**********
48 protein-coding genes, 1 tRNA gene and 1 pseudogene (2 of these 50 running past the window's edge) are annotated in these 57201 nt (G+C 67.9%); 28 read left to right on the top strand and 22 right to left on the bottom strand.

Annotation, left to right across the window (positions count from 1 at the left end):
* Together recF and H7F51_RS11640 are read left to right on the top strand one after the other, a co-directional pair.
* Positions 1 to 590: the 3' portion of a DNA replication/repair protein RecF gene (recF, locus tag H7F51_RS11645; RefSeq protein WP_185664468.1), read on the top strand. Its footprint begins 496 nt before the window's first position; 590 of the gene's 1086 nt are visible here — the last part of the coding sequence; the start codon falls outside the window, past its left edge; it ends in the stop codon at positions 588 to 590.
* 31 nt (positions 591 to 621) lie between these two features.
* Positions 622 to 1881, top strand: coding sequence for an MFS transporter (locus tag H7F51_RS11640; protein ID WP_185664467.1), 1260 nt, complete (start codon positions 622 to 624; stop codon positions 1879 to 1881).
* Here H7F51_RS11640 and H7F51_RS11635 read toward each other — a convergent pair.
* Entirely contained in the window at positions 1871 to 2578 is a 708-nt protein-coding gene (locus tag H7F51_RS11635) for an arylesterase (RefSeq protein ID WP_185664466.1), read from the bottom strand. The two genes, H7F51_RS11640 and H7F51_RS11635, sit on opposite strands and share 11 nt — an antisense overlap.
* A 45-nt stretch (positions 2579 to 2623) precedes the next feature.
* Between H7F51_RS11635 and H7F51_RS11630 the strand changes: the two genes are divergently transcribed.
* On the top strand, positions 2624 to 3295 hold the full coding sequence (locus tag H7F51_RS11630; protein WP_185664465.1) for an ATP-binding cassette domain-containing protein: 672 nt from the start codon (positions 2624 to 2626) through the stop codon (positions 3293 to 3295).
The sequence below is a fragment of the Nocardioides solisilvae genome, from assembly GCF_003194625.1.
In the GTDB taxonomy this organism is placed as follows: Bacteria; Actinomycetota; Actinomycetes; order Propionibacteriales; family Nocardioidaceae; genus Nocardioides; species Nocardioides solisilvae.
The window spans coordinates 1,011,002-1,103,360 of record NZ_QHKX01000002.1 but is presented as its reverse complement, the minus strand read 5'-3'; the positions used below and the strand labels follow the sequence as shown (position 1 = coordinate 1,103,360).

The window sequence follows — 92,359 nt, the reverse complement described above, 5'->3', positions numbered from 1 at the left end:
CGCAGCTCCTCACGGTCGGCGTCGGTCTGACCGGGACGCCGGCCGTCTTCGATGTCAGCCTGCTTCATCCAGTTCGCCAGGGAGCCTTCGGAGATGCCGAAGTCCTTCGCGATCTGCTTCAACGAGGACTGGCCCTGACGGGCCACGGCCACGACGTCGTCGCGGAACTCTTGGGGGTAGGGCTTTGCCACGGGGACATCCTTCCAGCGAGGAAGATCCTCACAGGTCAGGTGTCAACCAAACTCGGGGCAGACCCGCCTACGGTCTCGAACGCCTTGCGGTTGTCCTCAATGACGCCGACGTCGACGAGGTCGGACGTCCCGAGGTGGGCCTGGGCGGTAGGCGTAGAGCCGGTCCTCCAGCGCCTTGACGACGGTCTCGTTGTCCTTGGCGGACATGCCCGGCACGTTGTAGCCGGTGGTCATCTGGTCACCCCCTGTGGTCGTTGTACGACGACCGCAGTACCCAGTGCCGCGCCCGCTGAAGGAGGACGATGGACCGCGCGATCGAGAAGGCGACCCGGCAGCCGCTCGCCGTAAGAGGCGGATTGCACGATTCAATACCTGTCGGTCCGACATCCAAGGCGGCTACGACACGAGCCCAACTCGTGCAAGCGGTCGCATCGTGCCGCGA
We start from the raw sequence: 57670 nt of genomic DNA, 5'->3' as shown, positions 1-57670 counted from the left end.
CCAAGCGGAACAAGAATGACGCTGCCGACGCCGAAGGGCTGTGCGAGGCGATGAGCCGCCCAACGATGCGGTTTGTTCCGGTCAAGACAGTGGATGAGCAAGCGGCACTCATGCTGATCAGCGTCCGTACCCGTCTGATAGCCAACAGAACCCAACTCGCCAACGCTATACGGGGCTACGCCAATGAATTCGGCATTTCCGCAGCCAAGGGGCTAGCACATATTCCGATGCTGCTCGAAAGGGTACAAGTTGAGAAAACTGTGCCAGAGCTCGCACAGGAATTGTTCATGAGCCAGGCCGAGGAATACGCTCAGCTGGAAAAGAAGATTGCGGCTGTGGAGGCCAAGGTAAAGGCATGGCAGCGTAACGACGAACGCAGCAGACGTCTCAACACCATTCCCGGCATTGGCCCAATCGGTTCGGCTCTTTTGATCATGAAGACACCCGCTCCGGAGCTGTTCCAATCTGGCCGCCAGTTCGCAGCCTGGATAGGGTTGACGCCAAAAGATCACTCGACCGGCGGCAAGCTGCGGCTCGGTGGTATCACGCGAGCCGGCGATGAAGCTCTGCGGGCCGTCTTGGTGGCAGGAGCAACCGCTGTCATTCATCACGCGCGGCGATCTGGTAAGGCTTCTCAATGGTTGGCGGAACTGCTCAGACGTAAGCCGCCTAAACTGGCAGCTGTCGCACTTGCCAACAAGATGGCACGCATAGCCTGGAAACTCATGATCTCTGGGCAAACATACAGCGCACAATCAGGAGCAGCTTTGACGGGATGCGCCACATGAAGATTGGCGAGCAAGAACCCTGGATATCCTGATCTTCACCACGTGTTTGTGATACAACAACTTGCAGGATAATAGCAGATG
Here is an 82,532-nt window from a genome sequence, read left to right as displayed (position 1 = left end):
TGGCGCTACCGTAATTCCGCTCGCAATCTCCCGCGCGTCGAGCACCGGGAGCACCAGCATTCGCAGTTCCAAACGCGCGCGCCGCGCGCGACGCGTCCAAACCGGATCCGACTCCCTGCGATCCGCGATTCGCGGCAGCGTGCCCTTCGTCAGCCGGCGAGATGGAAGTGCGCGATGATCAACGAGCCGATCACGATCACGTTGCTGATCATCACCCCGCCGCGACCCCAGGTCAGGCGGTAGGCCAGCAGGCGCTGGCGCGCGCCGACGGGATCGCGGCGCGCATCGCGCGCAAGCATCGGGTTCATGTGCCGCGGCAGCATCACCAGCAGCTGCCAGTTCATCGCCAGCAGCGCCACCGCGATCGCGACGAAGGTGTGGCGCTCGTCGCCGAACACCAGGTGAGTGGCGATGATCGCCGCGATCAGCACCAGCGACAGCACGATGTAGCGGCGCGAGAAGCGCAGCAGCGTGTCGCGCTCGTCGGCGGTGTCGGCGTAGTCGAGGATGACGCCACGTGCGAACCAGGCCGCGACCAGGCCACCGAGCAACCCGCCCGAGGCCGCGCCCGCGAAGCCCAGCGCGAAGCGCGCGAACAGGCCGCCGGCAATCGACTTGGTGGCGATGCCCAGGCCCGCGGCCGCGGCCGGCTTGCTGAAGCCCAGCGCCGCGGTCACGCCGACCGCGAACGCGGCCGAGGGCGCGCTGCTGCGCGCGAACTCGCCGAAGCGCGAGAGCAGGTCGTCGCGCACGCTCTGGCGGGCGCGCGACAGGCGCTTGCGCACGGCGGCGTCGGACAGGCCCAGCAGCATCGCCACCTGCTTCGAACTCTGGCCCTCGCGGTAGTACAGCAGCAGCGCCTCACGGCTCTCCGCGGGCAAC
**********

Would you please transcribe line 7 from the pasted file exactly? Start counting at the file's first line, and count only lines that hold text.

* Here H7F51_RS11640 and H7F51_RS11635 read toward each other — a convergent pair.